New Bio Details the Many Moods (and Muses) of George Harrison

Just an average day at the White House in December, 1974: Billy Preston, George Harrison, President Gerald Ford and Ravi Shankar. Harrison gave the President a button with the Hindu greeting "Om." Ford reciprocated with a "W.I.N. (Whip Inflation Now)" badge.
Just an average day at the White House in December, 1974: Billy Preston, George Harrison, President Gerald Ford and Ravi Shankar. Harrison gave the President a button with the Hindu greeting "Om." Ford reciprocated with a "W.I.N. (Whip Inflation Now)" badge. Photo by David Hume Kennerly/Gerald Ford Presidential Archives/Public Domain/Wiki Commons
Throughout his long career in music journalism, Philip Norman has chronicled in book form the lives of rock A-listers like The Rolling Stones, Jimi Hendrix, Eric Clapton and Elton John. But he’s most associated with tomes about the Fab Four, both singly and individually.

His 1981 work Shout! The Beatles in Their Generation is considered the first objective and “serious” work on the group, bringing to light the less-than-innocent activities of the band in the early days. He’s also done standalone doorstops on Paul McCartney and John Lennon.

Now comes the turn of the “Quiet” one with George Harrison: The Reluctant Beatle (512 pp., $35, Scribner). That wholly appropriate subtitle is one of the main themes: No Beatle had a stronger love/hate relationship with being a Beatle (and all that came with it) than this son of a bus driver and a shop assistant.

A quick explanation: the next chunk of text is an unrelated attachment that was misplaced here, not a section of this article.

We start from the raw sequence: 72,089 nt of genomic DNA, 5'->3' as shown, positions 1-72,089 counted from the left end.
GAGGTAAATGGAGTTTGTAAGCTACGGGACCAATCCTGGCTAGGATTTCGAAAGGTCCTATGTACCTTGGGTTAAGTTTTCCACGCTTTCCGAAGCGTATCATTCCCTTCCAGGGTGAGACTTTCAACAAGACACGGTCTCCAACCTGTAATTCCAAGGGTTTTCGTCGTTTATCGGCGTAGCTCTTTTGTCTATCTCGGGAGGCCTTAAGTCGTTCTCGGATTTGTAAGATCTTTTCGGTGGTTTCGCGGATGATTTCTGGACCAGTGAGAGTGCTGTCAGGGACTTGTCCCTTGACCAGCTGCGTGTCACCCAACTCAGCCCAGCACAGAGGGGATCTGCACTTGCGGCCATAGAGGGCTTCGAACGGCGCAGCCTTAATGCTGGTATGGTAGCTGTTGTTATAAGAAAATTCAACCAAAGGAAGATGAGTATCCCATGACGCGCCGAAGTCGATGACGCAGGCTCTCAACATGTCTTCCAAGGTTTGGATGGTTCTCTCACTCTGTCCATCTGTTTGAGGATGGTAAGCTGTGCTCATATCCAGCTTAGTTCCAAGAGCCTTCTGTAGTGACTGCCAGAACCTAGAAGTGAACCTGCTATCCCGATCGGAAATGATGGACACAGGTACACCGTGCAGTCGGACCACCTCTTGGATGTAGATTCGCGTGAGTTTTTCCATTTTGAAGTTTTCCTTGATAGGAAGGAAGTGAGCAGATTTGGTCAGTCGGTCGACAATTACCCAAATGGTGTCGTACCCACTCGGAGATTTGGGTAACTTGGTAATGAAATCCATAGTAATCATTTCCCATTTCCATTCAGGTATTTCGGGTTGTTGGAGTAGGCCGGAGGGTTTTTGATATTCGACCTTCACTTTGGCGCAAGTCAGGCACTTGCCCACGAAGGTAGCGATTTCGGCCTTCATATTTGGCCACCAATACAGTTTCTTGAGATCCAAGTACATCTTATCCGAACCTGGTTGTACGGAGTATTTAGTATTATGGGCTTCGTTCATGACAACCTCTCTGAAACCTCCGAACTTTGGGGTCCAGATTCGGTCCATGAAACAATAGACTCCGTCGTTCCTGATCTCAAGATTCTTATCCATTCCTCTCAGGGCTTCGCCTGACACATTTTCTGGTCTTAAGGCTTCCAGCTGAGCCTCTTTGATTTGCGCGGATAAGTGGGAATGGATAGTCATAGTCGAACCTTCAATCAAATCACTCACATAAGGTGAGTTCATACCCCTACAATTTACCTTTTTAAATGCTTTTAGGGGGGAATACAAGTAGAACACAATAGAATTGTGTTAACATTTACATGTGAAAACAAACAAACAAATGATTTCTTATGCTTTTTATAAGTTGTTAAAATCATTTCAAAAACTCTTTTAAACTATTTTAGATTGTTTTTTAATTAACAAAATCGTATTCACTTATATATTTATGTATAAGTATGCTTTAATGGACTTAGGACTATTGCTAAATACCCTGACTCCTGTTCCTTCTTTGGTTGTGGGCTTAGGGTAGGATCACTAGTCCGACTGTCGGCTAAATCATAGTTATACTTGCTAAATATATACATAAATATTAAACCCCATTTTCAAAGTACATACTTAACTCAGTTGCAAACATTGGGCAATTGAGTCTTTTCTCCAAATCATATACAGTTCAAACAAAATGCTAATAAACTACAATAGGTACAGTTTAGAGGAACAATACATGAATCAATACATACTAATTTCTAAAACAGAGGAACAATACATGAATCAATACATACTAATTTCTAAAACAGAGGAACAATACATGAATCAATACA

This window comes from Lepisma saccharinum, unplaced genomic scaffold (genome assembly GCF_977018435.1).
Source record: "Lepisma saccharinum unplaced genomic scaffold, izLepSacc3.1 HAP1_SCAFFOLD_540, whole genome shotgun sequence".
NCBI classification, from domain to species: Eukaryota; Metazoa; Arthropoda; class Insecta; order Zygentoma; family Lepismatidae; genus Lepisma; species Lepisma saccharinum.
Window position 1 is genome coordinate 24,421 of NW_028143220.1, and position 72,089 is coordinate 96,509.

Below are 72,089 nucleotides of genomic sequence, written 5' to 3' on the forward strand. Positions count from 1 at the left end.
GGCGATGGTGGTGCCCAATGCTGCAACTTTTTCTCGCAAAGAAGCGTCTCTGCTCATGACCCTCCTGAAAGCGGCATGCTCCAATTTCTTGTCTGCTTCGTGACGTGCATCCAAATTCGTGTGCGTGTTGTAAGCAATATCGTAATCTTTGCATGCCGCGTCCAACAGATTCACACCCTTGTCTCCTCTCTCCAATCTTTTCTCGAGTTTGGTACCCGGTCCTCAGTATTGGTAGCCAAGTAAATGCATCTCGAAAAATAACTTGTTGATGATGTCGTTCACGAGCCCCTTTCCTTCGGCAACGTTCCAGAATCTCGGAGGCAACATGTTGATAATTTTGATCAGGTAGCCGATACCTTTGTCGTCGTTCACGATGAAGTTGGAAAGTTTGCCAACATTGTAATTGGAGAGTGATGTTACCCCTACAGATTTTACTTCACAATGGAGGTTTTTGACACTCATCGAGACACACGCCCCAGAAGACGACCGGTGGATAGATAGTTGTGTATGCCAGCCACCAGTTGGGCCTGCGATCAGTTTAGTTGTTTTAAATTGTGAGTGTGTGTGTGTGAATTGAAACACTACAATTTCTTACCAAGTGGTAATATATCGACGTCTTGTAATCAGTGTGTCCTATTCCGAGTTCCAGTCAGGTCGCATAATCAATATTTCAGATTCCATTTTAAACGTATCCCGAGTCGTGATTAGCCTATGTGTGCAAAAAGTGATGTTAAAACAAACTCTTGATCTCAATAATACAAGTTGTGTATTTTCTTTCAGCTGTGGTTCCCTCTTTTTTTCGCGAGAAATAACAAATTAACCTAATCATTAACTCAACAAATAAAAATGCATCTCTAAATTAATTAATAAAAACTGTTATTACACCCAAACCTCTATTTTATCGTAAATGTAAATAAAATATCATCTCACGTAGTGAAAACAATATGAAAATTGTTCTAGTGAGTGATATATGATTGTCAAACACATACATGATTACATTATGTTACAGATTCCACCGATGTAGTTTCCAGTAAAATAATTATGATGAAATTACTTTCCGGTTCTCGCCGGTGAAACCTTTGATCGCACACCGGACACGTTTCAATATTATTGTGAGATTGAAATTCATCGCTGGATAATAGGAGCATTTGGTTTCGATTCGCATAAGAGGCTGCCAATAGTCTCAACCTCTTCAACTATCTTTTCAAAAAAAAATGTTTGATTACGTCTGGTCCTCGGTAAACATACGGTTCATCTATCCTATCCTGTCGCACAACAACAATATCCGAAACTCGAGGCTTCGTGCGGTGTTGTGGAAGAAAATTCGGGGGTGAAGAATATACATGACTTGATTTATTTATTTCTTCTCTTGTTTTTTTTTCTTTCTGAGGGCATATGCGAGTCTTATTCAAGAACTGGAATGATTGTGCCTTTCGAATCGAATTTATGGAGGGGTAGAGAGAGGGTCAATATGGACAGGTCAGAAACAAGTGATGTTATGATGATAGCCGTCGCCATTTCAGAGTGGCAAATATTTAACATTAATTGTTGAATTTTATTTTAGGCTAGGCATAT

“For no more private person can ever have trodden a stage more mercilessly public,” Norman opines.

Harrison was originally brought into the fledgling group’s orbit by schoolmate McCartney, but it was impossible to shake the sort-of “little brother” standing, given his younger age in the group’s pecking order.

Norman doesn’t break much new ground here, relying mostly on previously published materials and his own interviews conducted over decades with many key players (and a few seemingly for this volume).
Though an occasional fresh anecdote pops up. Like the reminiscence of the Scottish schoolgirl who ran into a dejected Harrison on the beach during a 1960 tour stop. She and a friend immediately got the hungry guitarist some “baker’s softies” pieces of bread with jam, while her girlfriend mended a shirt he’d torn in an altercation at the show.

He also relates the story of how Harrison lost his virginity on a bunkbed in the band’s dismal German lodgings—while McCartney, Lennon, and drummer Pete Best watched and applauded profusely when the deed was done.

Much has been written about Harrison’s artistic frustration in getting his songs onto Beatles records—not the easiest thing when the “leaders” of Lennon-McCartney were so prolific.
In the early days, he’d be allotted one song per record, eventually getting more (and there’s no doubt that two highlights of Abbey Road are his “Something” and “Here Comes the Sun”). So it was no surprise that his first Post-Beatles release was the critically and commercially successful triple disc All Things Must Pass, including several tunes that the band had passed on.